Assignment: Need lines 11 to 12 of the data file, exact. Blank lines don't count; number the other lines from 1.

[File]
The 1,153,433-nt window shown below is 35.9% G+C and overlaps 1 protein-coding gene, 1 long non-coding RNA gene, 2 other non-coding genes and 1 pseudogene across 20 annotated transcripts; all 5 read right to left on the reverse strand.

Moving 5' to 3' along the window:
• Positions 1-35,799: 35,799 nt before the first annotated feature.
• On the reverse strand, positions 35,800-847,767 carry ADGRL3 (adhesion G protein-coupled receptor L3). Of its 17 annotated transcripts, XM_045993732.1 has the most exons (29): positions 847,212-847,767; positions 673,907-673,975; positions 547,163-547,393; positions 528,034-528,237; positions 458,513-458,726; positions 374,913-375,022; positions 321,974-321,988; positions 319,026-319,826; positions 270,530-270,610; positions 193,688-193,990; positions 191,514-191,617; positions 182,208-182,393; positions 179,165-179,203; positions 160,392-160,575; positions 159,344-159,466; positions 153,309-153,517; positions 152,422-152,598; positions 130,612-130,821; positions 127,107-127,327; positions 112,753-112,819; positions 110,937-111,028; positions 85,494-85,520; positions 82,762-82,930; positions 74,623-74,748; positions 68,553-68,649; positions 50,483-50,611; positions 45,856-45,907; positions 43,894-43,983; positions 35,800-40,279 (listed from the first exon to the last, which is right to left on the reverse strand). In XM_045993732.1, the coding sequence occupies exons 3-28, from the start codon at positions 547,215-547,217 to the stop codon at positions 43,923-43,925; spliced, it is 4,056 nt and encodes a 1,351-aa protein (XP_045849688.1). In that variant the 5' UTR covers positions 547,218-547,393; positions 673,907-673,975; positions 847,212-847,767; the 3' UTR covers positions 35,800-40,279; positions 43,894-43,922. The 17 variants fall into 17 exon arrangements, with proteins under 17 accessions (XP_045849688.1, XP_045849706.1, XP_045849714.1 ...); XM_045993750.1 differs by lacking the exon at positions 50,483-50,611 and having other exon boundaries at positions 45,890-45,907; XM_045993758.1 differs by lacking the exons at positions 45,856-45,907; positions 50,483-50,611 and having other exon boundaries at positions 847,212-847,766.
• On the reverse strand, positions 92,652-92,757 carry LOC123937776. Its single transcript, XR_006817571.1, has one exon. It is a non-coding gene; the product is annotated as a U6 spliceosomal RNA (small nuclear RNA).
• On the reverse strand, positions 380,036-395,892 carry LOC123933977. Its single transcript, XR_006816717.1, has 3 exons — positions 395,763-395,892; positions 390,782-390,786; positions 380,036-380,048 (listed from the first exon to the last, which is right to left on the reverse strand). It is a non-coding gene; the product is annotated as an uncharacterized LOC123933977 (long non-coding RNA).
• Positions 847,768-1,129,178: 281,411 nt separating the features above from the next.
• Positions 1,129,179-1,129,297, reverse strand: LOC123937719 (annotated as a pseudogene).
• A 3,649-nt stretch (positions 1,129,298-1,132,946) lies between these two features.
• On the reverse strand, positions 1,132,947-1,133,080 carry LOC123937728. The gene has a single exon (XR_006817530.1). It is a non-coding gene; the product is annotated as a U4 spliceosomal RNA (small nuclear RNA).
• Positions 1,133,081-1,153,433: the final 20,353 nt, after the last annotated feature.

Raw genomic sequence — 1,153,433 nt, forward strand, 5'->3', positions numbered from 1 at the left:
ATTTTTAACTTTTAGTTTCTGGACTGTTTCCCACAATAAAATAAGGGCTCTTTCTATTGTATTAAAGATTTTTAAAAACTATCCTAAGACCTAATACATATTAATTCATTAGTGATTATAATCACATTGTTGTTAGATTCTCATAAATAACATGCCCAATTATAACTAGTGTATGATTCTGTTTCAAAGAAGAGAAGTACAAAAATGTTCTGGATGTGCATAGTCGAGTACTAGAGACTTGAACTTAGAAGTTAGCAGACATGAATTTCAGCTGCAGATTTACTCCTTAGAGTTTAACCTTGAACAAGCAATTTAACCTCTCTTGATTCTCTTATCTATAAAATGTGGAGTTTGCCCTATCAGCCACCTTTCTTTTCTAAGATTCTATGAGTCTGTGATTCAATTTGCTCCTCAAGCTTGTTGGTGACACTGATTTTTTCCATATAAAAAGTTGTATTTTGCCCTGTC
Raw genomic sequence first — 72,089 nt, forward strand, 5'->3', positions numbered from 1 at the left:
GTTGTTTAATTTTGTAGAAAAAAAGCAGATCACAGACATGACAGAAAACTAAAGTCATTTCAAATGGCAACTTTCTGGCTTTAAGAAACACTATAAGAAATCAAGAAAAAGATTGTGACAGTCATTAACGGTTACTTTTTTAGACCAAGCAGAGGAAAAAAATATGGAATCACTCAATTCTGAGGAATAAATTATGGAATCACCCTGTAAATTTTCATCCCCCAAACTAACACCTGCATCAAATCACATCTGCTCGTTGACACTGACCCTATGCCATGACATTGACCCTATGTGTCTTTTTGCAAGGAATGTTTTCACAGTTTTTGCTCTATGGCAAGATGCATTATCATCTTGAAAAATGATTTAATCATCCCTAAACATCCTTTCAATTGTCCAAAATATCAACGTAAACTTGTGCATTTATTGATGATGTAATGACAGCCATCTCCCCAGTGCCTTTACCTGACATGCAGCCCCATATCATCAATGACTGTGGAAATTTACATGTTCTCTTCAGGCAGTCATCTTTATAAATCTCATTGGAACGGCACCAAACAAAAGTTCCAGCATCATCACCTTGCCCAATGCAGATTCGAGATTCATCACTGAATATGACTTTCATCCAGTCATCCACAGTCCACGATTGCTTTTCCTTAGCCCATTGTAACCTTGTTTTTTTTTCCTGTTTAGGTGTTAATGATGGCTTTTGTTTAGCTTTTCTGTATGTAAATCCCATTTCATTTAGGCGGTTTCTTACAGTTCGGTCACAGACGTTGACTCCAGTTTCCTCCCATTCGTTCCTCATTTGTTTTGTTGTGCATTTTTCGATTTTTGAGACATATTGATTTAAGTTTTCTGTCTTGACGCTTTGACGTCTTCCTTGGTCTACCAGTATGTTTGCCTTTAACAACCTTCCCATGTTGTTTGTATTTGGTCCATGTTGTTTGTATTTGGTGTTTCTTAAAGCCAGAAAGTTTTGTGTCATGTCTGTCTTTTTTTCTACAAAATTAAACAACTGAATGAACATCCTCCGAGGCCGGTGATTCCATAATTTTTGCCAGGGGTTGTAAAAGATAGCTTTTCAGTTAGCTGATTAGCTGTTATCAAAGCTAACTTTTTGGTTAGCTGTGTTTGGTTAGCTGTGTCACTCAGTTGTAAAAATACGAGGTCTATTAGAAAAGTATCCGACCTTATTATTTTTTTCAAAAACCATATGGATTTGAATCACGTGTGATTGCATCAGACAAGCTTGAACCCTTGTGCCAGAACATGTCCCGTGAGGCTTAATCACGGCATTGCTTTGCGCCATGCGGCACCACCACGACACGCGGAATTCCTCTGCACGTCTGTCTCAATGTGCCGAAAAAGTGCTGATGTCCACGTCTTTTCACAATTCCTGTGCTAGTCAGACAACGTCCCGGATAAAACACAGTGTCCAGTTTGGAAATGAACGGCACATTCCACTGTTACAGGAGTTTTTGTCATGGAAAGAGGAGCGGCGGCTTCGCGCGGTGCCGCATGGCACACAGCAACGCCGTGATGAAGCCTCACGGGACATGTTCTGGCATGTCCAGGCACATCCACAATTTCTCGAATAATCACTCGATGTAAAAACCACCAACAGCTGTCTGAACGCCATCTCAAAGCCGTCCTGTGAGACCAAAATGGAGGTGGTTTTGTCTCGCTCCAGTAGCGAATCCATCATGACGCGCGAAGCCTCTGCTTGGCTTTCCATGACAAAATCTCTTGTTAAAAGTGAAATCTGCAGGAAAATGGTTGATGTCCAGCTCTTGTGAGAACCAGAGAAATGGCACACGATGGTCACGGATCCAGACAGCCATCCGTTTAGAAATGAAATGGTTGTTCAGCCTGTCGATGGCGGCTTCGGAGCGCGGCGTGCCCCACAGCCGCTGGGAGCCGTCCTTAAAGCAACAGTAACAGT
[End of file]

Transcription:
• Positions 1,133,081-1,153,433: the final 20,353 nt, after the last annotated feature.

Raw genomic sequence — 1,153,433 nt, forward strand, 5'->3', positions numbered from 1 at the left: